Sen. Joyce Elliott filed a bill last week to mandate the creation of a racial impact statement for certain criminal-justice bills filed in the Senate or House of Representatives.

Elliott is fighting the good fight here but this of course will not be going anywhere in the 2017 Arkansas General Assembly. Versions of this have been tried a few times in the past and been killed, and the makeup of the legislature is not exactly getting friendlier to the concept.

Elliott’s bill would require a racial impact statement for bills that “create a new misdemeanor or felony offense; substantively change an element of an existing misdemeanor or felony offense; change the penalty for an existing misdemeanor or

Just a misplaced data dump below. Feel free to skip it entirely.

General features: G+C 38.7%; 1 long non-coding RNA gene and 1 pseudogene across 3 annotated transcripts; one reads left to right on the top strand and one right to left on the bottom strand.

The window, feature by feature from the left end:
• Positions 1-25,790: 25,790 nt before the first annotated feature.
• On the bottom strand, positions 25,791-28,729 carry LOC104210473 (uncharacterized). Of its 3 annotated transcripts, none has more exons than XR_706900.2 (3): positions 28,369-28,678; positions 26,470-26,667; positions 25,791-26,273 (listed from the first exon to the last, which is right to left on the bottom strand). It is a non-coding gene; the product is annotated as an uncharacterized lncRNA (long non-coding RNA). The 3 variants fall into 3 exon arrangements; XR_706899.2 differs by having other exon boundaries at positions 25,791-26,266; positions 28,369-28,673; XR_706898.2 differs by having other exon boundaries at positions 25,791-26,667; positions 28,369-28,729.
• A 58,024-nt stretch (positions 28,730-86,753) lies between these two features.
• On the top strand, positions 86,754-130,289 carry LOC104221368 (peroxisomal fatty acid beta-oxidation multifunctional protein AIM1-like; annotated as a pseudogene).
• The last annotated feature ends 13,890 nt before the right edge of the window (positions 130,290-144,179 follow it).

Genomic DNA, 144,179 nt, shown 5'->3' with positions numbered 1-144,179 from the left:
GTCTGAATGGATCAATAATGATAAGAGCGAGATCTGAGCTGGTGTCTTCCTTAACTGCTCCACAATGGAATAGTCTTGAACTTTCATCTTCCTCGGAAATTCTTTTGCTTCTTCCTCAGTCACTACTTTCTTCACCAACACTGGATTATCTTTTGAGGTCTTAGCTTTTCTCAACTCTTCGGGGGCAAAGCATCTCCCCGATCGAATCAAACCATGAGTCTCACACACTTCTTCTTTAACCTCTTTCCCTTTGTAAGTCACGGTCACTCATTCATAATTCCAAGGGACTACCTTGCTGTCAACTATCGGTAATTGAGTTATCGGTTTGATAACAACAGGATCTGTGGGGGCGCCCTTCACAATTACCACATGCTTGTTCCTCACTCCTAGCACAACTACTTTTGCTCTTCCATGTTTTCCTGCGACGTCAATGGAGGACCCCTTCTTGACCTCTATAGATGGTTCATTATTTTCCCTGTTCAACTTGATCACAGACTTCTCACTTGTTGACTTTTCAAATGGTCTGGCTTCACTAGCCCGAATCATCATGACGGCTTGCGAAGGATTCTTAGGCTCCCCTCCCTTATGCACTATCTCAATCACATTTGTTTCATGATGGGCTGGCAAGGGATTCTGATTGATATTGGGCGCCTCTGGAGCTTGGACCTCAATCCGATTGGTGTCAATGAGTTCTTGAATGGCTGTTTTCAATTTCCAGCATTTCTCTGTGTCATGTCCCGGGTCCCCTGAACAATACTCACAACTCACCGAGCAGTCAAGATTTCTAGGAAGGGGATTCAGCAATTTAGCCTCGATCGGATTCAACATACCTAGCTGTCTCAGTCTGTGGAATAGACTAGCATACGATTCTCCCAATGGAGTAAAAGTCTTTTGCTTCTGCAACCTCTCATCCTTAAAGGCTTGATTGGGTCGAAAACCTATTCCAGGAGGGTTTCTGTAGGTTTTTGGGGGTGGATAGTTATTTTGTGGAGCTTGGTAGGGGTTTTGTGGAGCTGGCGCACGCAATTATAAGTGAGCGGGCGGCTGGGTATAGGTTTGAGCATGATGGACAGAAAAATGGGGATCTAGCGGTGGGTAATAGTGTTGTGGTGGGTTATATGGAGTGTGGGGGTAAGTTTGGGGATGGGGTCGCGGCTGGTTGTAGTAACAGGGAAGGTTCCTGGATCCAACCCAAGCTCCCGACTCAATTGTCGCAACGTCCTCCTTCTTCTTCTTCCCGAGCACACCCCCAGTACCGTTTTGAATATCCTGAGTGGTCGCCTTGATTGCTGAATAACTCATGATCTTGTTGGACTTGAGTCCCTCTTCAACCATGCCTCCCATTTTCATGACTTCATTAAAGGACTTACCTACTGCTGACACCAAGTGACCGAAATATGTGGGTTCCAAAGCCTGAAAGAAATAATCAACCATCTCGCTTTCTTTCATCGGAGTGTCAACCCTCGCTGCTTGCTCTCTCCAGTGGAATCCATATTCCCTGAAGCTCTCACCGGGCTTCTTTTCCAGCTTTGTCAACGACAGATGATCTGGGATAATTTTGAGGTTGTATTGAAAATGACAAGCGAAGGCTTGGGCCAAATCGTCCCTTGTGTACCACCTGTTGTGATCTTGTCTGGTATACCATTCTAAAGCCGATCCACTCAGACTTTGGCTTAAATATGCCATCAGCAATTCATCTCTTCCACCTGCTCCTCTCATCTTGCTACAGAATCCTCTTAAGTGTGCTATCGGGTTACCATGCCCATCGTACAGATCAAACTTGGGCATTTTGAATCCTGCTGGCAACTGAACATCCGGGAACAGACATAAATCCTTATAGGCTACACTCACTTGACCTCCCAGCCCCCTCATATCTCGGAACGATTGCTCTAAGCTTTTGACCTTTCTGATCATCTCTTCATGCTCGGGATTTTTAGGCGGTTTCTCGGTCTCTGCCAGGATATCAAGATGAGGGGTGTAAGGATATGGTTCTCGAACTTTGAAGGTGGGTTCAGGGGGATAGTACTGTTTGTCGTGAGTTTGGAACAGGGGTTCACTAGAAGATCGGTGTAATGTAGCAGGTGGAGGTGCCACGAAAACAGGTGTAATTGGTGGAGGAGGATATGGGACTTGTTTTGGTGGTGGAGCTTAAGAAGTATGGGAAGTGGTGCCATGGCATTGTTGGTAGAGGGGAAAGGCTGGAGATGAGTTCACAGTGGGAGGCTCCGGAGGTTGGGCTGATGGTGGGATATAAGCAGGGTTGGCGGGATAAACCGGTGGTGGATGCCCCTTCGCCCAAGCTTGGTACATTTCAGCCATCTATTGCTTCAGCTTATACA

32 felony offense; or change existing sentencing, parole, or probation procedures.”

The Office of Economic and Tax Policy, with the assistance of the University of Arkansas at Little Rock William H. Bowen School of Law, would be tasked with preparing the statements. The statement would include: “The estimated number of criminal cases per year that the bill will affect; the impact of the bill on minority groups; the impact of the bill upon correctional facilities and services; and other matters deemed relevant to the bill at issue.”

If the impact statement showed a disparate impact on a minority group, the sponsor of the bill would have to identify in writing, in the bill, the reasons for proceeding despite the disparate impact.